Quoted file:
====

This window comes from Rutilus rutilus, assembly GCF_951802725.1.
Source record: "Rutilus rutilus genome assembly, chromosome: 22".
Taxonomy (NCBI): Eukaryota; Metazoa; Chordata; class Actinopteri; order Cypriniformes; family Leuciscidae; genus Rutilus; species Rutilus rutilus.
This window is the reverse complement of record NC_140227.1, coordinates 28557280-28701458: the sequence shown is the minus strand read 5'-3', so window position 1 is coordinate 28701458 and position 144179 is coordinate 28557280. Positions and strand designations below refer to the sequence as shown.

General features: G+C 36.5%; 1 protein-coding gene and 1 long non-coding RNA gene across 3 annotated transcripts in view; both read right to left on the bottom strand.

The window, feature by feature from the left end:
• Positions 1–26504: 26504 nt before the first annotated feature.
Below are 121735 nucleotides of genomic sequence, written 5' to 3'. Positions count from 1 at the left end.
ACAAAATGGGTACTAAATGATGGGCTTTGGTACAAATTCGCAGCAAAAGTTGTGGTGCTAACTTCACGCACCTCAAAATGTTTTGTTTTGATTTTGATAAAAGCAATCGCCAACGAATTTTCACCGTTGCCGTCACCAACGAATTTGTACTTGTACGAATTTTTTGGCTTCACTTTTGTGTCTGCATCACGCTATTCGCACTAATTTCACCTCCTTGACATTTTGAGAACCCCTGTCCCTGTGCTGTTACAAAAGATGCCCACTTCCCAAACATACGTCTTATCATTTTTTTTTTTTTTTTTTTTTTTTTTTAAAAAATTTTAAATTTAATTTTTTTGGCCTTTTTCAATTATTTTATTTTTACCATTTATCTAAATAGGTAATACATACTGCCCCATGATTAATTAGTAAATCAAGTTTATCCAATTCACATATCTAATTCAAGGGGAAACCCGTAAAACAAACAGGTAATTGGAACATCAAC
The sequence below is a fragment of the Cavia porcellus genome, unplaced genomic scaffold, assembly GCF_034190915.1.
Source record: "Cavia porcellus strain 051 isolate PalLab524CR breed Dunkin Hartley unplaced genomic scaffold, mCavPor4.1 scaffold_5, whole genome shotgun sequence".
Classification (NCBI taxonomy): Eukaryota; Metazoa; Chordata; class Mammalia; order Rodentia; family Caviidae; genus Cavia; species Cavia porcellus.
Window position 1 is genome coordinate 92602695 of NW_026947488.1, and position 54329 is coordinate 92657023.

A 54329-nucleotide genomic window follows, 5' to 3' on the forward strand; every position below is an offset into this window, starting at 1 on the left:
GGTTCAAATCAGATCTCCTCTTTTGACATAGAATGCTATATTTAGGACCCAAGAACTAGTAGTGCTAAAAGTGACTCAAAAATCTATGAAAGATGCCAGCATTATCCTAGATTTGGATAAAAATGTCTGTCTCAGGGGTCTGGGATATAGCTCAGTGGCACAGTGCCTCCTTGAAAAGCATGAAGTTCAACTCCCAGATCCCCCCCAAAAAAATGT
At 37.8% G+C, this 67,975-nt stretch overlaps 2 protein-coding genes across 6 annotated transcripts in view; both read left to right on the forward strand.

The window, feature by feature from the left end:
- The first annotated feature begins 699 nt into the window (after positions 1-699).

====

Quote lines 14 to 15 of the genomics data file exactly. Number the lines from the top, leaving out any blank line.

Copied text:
A 54329-nucleotide genomic window follows, 5' to 3' on the forward strand; every position below is an offset into this window, starting at 1 on the left:
GGTTCAAATCAGATCTCCTCTTTTGACATAGAATGCTATATTTAGGACCCAAGAACTAGTAGTGCTAAAAGTGACTCAAAAATCTATGAAAGATGCCAGCATTATCCTAGATTTGGATAAAAATGTCTGTCTCAGGGGTCTGGGATATAGCTCAGTGGCACAGTGCCTCCTTGAAAAGCATGAAGTTCAACTCCCAGATCCCCCCCAAAAAAATGT